Planning and Conducting the ISCHEMIA Trial: Setting the Record Straight

David J. Maron, MD; Robert A. Harrington, MD; Judith S. Hochman, MD


Circulation. 2018;138(14):1384-1386. 

In This Article


As members of the leadership of the ISCHEMIA trial (International Study of Comparative Health Effectiveness with Medical and Invasive Approaches),[1] a large, international, ongoing National Institutes of Health–funded clinical trial, we write to provide insight into why the study group made certain trial design decisions after the trial started enrolling patients. These decisions were made to preserve the trial's ability to address the primary aim in our grant proposal to the National Heart, Lung, and Blood Institute (NHLBI): "The primary aim of the ISCHEMIA trial is to test the hypothesis that in patients with moderate-severe ischemia on stress imaging, a routine early invasive strategy (INV) with cath followed by optimal revascularization plus OMT [optimal medical therapy] is superior to a conservative strategy (CON) of OMT, with cath and revascularization reserved for those with refractory symptoms or deterioration in clinical status for reducing the incidence of cardiovascular death, MI [myocardial infarction], or hospitalization for unstable angina, resuscitated cardiac arrest, or heart failure (acute cardiac event) in patients with moderate-severe myocardial ischemia and left ventricular ejection fraction ≥35% over an average 3.7 years of follow-up." The grant to conduct the trial with that primary aim was awarded by NHLBI in 2011.[2]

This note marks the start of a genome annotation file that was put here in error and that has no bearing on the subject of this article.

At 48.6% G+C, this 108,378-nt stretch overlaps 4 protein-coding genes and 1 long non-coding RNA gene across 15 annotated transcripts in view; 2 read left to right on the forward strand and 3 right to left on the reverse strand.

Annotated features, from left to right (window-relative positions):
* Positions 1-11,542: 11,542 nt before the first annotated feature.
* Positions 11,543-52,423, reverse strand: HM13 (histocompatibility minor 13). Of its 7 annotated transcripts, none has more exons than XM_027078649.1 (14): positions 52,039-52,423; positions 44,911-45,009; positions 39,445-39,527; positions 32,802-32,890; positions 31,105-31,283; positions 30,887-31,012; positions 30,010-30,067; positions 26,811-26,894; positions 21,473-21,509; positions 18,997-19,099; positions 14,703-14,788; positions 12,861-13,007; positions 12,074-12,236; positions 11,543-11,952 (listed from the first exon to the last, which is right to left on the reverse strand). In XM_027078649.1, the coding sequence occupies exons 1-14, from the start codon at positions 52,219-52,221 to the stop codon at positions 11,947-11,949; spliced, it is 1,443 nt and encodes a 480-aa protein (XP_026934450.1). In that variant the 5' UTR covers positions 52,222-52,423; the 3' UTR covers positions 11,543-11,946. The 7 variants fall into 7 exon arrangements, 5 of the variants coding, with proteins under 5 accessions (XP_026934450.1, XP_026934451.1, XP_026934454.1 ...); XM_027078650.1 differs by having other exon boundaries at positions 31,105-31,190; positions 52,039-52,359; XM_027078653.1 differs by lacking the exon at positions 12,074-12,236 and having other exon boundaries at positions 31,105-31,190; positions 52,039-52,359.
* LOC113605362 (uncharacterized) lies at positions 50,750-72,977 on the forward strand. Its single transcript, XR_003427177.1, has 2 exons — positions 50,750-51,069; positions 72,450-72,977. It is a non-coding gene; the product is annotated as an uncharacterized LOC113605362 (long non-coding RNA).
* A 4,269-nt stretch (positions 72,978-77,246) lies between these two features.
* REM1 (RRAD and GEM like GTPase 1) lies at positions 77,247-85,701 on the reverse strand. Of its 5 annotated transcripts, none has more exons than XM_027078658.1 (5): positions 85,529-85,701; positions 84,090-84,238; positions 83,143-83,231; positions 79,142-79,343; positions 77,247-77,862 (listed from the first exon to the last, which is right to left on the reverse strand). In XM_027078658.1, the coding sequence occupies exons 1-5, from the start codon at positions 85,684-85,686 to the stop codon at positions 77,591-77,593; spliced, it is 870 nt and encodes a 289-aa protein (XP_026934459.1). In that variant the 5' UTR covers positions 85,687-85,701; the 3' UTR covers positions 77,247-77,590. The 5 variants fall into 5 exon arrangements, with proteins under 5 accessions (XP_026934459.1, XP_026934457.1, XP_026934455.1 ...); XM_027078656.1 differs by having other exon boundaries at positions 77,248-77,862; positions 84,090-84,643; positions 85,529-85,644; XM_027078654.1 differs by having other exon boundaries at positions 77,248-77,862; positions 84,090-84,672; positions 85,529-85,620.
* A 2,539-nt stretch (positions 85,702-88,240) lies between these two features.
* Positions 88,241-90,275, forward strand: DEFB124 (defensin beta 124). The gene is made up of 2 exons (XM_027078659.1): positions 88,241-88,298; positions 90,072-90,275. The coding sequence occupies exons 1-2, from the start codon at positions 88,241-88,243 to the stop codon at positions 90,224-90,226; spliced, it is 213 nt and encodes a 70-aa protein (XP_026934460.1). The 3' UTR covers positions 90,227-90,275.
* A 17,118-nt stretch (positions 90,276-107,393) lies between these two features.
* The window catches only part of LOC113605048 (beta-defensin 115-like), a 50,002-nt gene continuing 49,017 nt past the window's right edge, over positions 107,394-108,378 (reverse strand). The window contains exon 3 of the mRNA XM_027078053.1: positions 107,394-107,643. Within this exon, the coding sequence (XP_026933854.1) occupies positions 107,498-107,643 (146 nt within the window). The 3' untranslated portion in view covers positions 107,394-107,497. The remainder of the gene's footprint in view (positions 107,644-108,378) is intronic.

When designing and conducting a large randomized clinical trial, after settling on the primary hypothesis and target patient population, choices must be made early in the process that may subsequently impact the ability of the trial to achieve its specific aim. These decisions are based on several assumptions, including importance to patients, anticipated event rate and effect size used to calculate an adequately powered sample size, and potential for bias in event ascertainment and reporting. Often there is limited evidence during the planning phase of a trial on which to base these assumptions. Investigators must estimate the number of sites required to meet recruitment milestones, determine an adequate period of follow-up for events to accrue, and consider rates of nonadherence to the protocol and potential loss to follow-up. Investigators must decide whether the design should be a pragmatic effectiveness trial, mimicking routine clinical practice as closely as possible, or an efficacy trial, with core laboratory review of entry criteria and central monitoring of protocol adherence. The drivers of these decisions are clinical, statistical, operational, financial, and sociocultural factors that may only emerge after the study transitions from the theoretical phase (grant application process) to the applied phase (grant award). As the trial progresses, factors such as actual recruitment rates, aggregate event rates, and external evidence from other published research may provide insights to investigators, leading to modification of design elements to preserve the ability of the trial to answer the primary research question. It is the trial leadership's responsibility to anticipate these challenges, make decisions based on the best available information, and adjust as challenges arise in accordance with accepted clinical trial standards. What is sacrosanct in the conduct of a trial, and what can be modified? What are valid reasons for making modifications, what should be the process of making changes, and when and how should the community outside of the trial group be informed? In the following sections, we describe how the ISCHEMIA investigators have addressed some of these issues in the trial. As is readily apparent from the long list of ISCHEMIA trial committee members,[1] a wide spectrum of experts offered extensive input into the design and execution of the trial.